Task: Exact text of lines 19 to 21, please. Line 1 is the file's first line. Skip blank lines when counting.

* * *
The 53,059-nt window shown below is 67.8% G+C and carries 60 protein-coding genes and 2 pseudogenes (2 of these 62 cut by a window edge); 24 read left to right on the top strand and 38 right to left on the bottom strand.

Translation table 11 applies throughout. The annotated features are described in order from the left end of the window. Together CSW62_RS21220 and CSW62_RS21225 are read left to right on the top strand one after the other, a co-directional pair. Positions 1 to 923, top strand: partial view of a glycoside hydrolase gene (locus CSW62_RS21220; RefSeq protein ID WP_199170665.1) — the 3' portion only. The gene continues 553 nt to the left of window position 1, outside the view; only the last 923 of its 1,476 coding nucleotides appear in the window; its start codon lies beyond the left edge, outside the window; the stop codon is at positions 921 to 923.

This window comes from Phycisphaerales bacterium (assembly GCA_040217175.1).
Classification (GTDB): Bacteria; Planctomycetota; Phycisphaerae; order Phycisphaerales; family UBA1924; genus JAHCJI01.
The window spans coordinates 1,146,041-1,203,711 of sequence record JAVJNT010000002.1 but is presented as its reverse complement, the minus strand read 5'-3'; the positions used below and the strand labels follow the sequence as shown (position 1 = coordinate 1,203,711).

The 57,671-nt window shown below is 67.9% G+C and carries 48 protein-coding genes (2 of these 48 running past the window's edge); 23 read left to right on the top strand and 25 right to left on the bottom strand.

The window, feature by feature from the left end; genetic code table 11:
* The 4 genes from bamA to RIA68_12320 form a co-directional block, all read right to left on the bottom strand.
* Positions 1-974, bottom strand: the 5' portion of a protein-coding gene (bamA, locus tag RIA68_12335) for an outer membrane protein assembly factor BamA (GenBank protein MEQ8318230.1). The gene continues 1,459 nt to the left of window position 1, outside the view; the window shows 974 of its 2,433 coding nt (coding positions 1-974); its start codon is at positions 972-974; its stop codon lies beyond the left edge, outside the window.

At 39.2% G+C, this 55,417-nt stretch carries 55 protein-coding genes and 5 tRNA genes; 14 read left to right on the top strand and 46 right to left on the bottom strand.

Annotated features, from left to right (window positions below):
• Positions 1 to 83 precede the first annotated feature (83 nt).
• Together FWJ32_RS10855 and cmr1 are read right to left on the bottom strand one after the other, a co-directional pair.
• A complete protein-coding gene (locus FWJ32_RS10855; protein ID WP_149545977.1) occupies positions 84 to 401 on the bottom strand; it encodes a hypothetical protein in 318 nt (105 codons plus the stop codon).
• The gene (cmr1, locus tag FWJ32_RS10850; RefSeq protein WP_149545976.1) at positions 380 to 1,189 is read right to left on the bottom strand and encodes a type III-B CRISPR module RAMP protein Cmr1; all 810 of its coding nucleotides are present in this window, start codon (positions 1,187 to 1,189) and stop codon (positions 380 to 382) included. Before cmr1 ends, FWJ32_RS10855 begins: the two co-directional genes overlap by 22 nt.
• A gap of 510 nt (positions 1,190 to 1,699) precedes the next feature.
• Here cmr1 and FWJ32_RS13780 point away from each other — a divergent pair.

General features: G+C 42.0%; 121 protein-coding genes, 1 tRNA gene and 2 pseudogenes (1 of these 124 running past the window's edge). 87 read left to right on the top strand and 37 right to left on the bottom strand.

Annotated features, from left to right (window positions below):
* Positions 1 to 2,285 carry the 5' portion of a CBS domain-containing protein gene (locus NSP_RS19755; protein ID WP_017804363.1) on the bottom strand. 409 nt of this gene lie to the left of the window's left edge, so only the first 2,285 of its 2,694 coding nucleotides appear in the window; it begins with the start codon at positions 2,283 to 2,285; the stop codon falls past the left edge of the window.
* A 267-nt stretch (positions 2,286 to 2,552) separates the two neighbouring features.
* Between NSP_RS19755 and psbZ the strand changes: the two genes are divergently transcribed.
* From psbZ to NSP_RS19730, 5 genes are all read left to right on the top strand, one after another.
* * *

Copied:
Annotated features, from left to right (window positions below):
* Positions 1 to 2,285 carry the 5' portion of a CBS domain-containing protein gene (locus NSP_RS19755; protein ID WP_017804363.1) on the bottom strand. 409 nt of this gene lie to the left of the window's left edge, so only the first 2,285 of its 2,694 coding nucleotides appear in the window; it begins with the start codon at positions 2,283 to 2,285; the stop codon falls past the left edge of the window.
* A 267-nt stretch (positions 2,286 to 2,552) separates the two neighbouring features.